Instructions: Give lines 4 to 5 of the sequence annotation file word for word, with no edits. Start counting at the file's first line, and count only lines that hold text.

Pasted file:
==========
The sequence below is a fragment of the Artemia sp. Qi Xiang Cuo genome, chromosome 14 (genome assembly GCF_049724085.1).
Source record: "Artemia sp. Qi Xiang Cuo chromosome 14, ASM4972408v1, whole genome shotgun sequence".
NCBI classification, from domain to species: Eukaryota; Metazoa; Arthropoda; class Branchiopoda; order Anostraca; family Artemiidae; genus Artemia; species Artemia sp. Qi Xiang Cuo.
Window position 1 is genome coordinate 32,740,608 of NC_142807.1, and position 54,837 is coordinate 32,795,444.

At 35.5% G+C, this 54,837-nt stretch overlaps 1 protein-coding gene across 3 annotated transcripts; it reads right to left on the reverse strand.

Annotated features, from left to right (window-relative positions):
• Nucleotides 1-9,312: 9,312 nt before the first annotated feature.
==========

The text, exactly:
Window position 1 is genome coordinate 32,740,608 of NC_142807.1, and position 54,837 is coordinate 32,795,444.

At 35.5% G+C, this 54,837-nt stretch overlaps 1 protein-coding gene across 3 annotated transcripts; it reads right to left on the reverse strand.